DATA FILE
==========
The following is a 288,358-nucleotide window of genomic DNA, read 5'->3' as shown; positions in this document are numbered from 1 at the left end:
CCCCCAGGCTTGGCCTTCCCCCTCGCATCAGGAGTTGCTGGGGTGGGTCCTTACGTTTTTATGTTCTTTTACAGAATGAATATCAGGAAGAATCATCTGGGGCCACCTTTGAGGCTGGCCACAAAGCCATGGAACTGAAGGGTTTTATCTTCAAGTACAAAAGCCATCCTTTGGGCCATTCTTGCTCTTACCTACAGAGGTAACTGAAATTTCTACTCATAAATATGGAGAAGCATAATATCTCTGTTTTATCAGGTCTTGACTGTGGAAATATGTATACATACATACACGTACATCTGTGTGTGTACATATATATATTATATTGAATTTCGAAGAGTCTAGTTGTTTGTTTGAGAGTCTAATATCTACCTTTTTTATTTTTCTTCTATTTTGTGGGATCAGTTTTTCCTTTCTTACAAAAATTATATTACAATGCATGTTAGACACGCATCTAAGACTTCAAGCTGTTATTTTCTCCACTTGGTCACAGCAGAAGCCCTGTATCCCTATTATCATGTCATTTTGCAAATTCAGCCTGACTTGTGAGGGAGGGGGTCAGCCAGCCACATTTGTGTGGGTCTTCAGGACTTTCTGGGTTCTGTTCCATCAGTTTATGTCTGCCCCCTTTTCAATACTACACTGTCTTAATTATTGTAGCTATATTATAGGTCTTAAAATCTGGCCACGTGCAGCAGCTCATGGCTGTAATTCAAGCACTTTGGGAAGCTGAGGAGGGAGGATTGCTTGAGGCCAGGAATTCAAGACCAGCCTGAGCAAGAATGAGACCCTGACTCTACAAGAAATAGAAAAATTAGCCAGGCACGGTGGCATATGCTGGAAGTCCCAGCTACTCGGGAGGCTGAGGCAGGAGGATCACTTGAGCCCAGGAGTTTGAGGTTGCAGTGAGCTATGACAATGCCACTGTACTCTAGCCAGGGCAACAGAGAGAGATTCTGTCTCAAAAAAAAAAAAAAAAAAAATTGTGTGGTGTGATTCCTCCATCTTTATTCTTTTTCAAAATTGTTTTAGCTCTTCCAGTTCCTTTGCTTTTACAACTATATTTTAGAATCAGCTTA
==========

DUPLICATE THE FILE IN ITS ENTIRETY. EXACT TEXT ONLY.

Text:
The following is a 288,358-nucleotide window of genomic DNA, read 5'->3' as shown; positions in this document are numbered from 1 at the left end:
CCCCCAGGCTTGGCCTTCCCCCTCGCATCAGGAGTTGCTGGGGTGGGTCCTTACGTTTTTATGTTCTTTTACAGAATGAATATCAGGAAGAATCATCTGGGGCCACCTTTGAGGCTGGCCACAAAGCCATGGAACTGAAGGGTTTTATCTTCAAGTACAAAAGCCATCCTTTGGGCCATTCTTGCTCTTACCTACAGAGGTAACTGAAATTTCTACTCATAAATATGGAGAAGCATAATATCTCTGTTTTATCAGGTCTTGACTGTGGAAATATGTATACATACATACACGTACATCTGTGTGTGTACATATATATATTATATTGAATTTCGAAGAGTCTAGTTGTTTGTTTGAGAGTCTAATATCTACCTTTTTTATTTTTCTTCTATTTTGTGGGATCAGTTTTTCCTTTCTTACAAAAATTATATTACAATGCATGTTAGACACGCATCTAAGACTTCAAGCTGTTATTTTCTCCACTTGGTCACAGCAGAAGCCCTGTATCCCTATTATCATGTCATTTTGCAAATTCAGCCTGACTTGTGAGGGAGGGGGTCAGCCAGCCACATTTGTGTGGGTCTTCAGGACTTTCTGGGTTCTGTTCCATCAGTTTATGTCTGCCCCCTTTTCAATACTACACTGTCTTAATTATTGTAGCTATATTATAGGTCTTAAAATCTGGCCACGTGCAGCAGCTCATGGCTGTAATTCAAGCACTTTGGGAAGCTGAGGAGGGAGGATTGCTTGAGGCCAGGAATTCAAGACCAGCCTGAGCAAGAATGAGACCCTGACTCTACAAGAAATAGAAAAATTAGCCAGGCACGGTGGCATATGCTGGAAGTCCCAGCTACTCGGGAGGCTGAGGCAGGAGGATCACTTGAGCCCAGGAGTTTGAGGTTGCAGTGAGCTATGACAATGCCACTGTACTCTAGCCAGGGCAACAGAGAGAGATTCTGTCTCAAAAAAAAAAAAAAAAAAAATTGTGTGGTGTGATTCCTCCATCTTTATTCTTTTTCAAAATTGTTTTAGCTCTTCCAGTTCCTTTGCTTTTACAACTATATTTTAGAATCAGCTTA